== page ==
Types of Primary Bone Cancer
Once a tumour is discovered in a person’s body after primarily test, sometimes it becomes a difficult task for the doctor to conclude whether it is primary or secondary type of cancer. It is vital for the consulting doctor to determine whether cancer is primary or secondary. If cancer cells start developing in the bone itself, it is known as primary (original) bone cancer. Though primary bone cancer is rare but it does happen in some of the cancer patients.
Diagnosis of Primary Bone Cancer
Mostly several tests are conducted to determine the exact location of the growth that is, to find out where the cancerous cells started to develop and grow. Using specialized diagnostic tests, a pathologist is often able to tell where the cancer cells came from.
Markers or antigens found in or on the cancer cells can indicate the primary site of the cancer. Confirming the type, stage and grade of a particular cancer helps the doctors to decide the best kind of treatment.
There are two main possible reasons that makes it tough to diagnose a primary cancer.
Firstly when the primary cancer spot is very small and cannot be seen in imaging test or may be hidden beside a larger secondary cancer.
The second possibility is when it might have disappeared, after it has spread to other parts of the body and the secondary cancer is still growing. This can sometimes happen if the body’s immune system has successfully got rid of it.
Common Types of Primary Bone Cancer
It is also known as Osteogenic Sarcoma arises from osteoid tissue in the bone and is the second most common type of bone cancer. This tumour usually spread in the body where bones are most actively growing (growth plates), the lower end of the thighbone (femur), and the upper end of the lower leg bone (tibia), knee and upper arm bone (humerus) and pelvis.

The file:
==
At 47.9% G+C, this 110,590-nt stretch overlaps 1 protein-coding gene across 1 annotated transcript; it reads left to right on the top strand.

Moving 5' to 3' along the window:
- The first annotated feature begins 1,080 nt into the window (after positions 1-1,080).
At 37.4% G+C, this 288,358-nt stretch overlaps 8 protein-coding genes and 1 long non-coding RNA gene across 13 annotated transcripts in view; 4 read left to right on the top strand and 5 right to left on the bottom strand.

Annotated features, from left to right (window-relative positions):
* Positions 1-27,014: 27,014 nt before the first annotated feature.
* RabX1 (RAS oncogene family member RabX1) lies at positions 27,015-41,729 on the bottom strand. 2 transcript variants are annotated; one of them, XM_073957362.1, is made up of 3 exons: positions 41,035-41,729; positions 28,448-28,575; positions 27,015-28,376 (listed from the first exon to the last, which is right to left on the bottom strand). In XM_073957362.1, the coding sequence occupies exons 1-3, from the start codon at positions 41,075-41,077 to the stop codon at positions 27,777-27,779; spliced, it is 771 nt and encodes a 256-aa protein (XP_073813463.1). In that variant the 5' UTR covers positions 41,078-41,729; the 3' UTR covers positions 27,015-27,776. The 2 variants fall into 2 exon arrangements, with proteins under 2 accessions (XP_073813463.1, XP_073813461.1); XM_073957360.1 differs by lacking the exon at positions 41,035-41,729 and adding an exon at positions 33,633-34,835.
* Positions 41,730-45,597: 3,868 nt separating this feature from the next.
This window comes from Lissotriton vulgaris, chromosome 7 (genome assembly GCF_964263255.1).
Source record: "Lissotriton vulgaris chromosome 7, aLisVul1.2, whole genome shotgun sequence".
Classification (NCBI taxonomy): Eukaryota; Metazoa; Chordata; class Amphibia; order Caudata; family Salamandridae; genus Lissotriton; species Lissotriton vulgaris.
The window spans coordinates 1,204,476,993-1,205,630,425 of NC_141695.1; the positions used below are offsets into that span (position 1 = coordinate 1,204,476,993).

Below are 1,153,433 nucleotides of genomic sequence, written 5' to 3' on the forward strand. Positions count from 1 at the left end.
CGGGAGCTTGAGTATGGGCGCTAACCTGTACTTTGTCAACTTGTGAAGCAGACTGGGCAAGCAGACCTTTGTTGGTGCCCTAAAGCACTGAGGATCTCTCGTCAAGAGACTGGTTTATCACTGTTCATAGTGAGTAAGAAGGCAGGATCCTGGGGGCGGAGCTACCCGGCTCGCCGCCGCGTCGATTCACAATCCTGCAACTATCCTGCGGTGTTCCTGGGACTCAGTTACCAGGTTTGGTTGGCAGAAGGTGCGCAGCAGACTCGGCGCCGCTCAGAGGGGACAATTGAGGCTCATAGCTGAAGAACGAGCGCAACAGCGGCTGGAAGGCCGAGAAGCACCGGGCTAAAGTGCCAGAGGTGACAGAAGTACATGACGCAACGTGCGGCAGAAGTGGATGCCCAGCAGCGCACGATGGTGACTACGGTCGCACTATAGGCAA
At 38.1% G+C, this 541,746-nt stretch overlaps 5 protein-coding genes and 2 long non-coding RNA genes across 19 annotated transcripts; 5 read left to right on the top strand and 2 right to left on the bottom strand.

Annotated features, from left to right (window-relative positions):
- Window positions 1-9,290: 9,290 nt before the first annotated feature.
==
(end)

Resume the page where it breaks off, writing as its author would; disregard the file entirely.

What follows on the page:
Osteosarcoma occurs mostly in children and adolescents between the ages of 10 and 30 years.
50% of this tumour develops in or around the knee.
Chances of developing Osteosarcoma in people after 60 yrs are very less. It is quit exceptional in middle-aged people.
Osteosarcoma is seen more often in people with a history of Paget’s disease of the bone, retinoblastoma and previous radiation therapy.
There are several rare subtypes of osteosarcoma, including parosteal osteosarcoma periosteal osteosarcoma, peripheral conventional osteosarcoma, small cell osteosarcoma.
The second most common type of bone cancer starts in cartilage cells and is called chondrosarcoma. Cartilage pads the ends of bones and lines the joints.
Chondrosarcoma occurs most often in the pelvis (located between the hip bones), upper leg, and shoulder.
Middle-aged and older people are more likely to develop chondrosarcoma.
It occurs equally in males and females.
Most chondrosarcoma are low or intermediate grade.
3. Ewing Sarcoma
The Ewing Sarcoma Family of Tumours (ESFTs), is the third most common primary bone cancer which generally begins in the cavities of the bones where the bone marrow is produced (the medullary cavities). However this can also start in soft tissue (muscle, fat, fibrous tissue, blood vessels, or other supporting tissue).
ESFTs occur most commonly along the backbone, pelvis, legs, arms and the skull.
ESFTs mostly strikes adolescents and young adults.
Males are more likely to develop ESFTs than females.
ESFTs grow and spread rapidly.
Chemotherapy is given to all Ewing Sarcoma patents and mostly they respond well to the treatment.
4. Other Rare Malignant Bone Tumours
There are few other types of rare malignant bone tumours, including the following.
Fibrosarcoma and Malignant Fibrous Histiocytoma (MFH) of the bone most often develop in the long bones of the arms and legs and in the jaw. They occur most often in middle-aged and older adults.
Chordoma is another rare tumour. It tends to develop at the end of the spinal column, usually in the sacrum (middle of the base of the spine), tailbone or near the base of the skull. It is a slow-growing tumour. It does not usually spread to other bones but it can recur after treatment.